amfinalpaper - Kelly Mahoney Research Paper December 12,...

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Kelly Mahoney Research Paper December 12, 2007 Drastic Changes in American Politics Since September 11th? Since the terrorist attacks of 9/11, sweeping changes have occurred throughout the county with regard to foreign and domestic policies. Citizens’ attitudes about various aspects of the political system shifted, with specific regard to the favorability of the government, Democratic and Republican parties, trust in the government, levels of political participation, civil liberties and national security. Making America safe is now the main concern of voters, and domestic issues have been put on the back burner. With regard to the two political parties, Americans trust Democrats on compassion-and-caring issues, such as the environment, health care, Social Security, and Medicare. However, they trust the Republicans on issues such as national security, defense, fighting terrorism, economic growth, fiscal discipline, crime, and welfare (Dlc.org). With these facts in mind, voters preferred a Republican president. Since Sept. 11, Americans have been looking for ways to serve their country and think the federal government should create avenues to allow citizens to do so. In regards to respect for civil liberties within national security and public participation and trust in government, 9/11 has made a significant impact on how policies are shaped by the government. After 9/11, the country was on high alert for terrorists. The confidence we once had in our national security had significantly diminished. President Bush signed the Patriot Act on October 26, 2001. The acronym stands for: Uniting and Strengthening America by Providing Appropriate Tools Required to Intercept and Obstruct Terrorism Act of 2001. It significantly extended the authority of U.S. law enforcement agencies for the purpose of fighting terrorism in the United States and abroad. The act increased the ability of law enforcement agencies to search telephone and e-mail communications, medical and financial records; expanded the Secretary of the Treasury’s authority to regulate financial transactions, particularly those involving foreign individuals and entities; lessened restrictions on foreign intelligence information gathering within the United States; and lessened the discretion of law enforcement and immigration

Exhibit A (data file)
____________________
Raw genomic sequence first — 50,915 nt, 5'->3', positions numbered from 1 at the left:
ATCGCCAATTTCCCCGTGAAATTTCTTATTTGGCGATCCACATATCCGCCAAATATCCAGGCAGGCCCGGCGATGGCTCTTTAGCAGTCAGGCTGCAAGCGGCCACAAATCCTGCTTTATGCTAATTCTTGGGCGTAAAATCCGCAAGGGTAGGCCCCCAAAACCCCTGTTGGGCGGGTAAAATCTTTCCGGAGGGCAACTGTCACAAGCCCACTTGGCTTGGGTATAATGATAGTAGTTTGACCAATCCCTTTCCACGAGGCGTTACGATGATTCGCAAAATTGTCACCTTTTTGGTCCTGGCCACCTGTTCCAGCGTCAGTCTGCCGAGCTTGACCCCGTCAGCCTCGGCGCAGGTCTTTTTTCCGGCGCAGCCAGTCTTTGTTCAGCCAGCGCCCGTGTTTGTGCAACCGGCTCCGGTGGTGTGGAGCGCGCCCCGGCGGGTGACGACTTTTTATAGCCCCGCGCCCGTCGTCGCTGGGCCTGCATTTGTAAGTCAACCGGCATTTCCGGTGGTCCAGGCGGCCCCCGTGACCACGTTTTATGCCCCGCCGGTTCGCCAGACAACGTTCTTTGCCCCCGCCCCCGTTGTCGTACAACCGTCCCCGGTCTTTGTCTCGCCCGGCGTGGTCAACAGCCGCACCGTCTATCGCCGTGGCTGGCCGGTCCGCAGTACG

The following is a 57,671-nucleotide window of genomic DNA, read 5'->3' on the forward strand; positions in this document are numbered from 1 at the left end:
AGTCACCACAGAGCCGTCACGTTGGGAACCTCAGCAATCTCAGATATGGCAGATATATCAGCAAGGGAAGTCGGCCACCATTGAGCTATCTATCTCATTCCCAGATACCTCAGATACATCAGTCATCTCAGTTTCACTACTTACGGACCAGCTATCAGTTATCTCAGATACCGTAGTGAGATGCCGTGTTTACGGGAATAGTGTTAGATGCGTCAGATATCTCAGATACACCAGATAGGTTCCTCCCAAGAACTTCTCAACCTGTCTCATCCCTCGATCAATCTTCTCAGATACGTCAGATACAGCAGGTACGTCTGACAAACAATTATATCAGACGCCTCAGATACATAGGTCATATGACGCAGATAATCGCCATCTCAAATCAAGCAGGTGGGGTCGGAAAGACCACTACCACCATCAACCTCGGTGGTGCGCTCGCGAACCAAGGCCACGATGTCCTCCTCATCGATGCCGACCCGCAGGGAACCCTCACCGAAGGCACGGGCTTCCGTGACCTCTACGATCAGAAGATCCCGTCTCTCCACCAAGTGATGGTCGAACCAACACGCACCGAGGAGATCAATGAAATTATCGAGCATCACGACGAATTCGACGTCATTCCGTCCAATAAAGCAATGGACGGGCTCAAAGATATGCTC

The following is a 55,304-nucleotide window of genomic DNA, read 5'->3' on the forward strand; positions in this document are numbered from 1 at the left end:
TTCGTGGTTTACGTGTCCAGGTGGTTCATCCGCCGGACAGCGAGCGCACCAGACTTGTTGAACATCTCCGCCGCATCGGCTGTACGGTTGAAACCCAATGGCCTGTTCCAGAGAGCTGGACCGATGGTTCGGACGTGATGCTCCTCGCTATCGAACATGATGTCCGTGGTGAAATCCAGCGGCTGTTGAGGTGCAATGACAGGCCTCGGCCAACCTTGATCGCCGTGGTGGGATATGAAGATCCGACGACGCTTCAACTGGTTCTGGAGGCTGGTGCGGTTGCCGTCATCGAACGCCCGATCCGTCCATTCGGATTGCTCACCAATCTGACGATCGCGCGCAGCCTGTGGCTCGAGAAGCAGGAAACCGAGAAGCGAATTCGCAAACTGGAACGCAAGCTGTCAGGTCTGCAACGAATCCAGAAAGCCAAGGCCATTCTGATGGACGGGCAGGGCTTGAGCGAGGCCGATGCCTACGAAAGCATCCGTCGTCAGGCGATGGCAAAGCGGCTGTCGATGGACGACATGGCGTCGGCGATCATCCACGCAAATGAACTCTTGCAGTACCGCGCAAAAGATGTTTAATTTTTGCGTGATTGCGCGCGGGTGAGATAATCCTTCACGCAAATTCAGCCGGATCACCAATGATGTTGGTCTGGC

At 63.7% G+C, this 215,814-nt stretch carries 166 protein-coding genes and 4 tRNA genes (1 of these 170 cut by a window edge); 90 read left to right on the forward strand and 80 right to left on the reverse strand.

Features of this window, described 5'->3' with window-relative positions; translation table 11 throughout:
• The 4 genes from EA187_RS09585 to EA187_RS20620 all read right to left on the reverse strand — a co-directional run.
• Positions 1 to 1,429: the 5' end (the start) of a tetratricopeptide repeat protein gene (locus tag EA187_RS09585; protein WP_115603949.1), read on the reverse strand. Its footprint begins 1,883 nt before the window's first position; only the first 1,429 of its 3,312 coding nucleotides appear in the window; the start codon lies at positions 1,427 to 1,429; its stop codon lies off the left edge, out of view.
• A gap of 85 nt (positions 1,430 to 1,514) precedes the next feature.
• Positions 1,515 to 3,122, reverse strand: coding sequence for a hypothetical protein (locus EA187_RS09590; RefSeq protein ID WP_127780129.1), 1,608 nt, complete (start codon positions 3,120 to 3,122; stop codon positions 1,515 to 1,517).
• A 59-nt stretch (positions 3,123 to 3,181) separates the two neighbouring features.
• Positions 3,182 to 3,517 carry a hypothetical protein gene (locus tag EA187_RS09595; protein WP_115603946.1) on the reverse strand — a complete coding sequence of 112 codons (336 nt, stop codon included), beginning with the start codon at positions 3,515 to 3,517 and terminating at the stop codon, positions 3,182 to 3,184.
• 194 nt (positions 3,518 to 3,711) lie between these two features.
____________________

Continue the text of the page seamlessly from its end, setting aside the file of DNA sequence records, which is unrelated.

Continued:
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authorities in arresting and exiling immigrants suspected of terrorist acts. With the expansion of the government’s power to peer into citizens’ private lives, advocates of civil liberties felt as though the government’s power was unnecessarily encroaching on privacy. The act also provides that “government may monitor religious and political institutions without suspecting criminal activity… close once-public immigration hearings… detain hundreds of people without charges…encourage bureaucrats to resist
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This note was uploaded on 05/31/2008 for the course POLISCI 102 taught by Professor George during the Fall '07 term at UMass (Amherst).

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amfinalpaper - Kelly Mahoney Research Paper December 12,...

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